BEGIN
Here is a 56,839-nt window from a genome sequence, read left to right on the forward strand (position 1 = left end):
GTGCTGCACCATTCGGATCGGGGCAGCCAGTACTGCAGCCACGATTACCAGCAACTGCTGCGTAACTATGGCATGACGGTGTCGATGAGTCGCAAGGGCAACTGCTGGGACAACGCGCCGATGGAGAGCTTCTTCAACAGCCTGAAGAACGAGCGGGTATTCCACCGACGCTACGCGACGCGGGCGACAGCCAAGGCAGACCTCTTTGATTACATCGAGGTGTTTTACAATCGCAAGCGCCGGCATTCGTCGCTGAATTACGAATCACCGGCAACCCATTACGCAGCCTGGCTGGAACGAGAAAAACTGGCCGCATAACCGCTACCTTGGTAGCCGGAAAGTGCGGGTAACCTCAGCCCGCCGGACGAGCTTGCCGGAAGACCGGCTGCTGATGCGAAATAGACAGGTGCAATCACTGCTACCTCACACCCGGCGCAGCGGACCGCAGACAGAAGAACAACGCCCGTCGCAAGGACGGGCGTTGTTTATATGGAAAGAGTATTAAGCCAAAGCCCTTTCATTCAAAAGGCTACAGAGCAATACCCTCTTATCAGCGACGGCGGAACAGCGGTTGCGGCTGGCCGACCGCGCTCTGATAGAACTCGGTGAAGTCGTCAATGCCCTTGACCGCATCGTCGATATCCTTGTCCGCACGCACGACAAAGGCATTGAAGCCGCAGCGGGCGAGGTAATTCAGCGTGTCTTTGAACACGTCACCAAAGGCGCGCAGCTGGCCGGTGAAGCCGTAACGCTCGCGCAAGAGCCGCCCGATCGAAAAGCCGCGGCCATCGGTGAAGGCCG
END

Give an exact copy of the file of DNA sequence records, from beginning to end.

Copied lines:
Here is a 56,839-nt window from a genome sequence, read left to right on the forward strand (position 1 = left end):
GTGCTGCACCATTCGGATCGGGGCAGCCAGTACTGCAGCCACGATTACCAGCAACTGCTGCGTAACTATGGCATGACGGTGTCGATGAGTCGCAAGGGCAACTGCTGGGACAACGCGCCGATGGAGAGCTTCTTCAACAGCCTGAAGAACGAGCGGGTATTCCACCGACGCTACGCGACGCGGGCGACAGCCAAGGCAGACCTCTTTGATTACATCGAGGTGTTTTACAATCGCAAGCGCCGGCATTCGTCGCTGAATTACGAATCACCGGCAACCCATTACGCAGCCTGGCTGGAACGAGAAAAACTGGCCGCATAACCGCTACCTTGGTAGCCGGAAAGTGCGGGTAACCTCAGCCCGCCGGACGAGCTTGCCGGAAGACCGGCTGCTGATGCGAAATAGACAGGTGCAATCACTGCTACCTCACACCCGGCGCAGCGGACCGCAGACAGAAGAACAACGCCCGTCGCAAGGACGGGCGTTGTTTATATGGAAAGAGTATTAAGCCAAAGCCCTTTCATTCAAAAGGCTACAGAGCAATACCCTCTTATCAGCGACGGCGGAACAGCGGTTGCGGCTGGCCGACCGCGCTCTGATAGAACTCGGTGAAGTCGTCAATGCCCTTGACCGCATCGTCGATATCCTTGTCCGCACGCACGACAAAGGCATTGAAGCCGCAGCGGGCGAGGTAATTCAGCGTGTCTTTGAACACGTCACCAAAGGCGCGCAGCTGGCCGGTGAAGCCGTAACGCTCGCGCAAGAGCCGCCCGATCGAAAAGCCGCGGCCATCGGTGAAGGCCG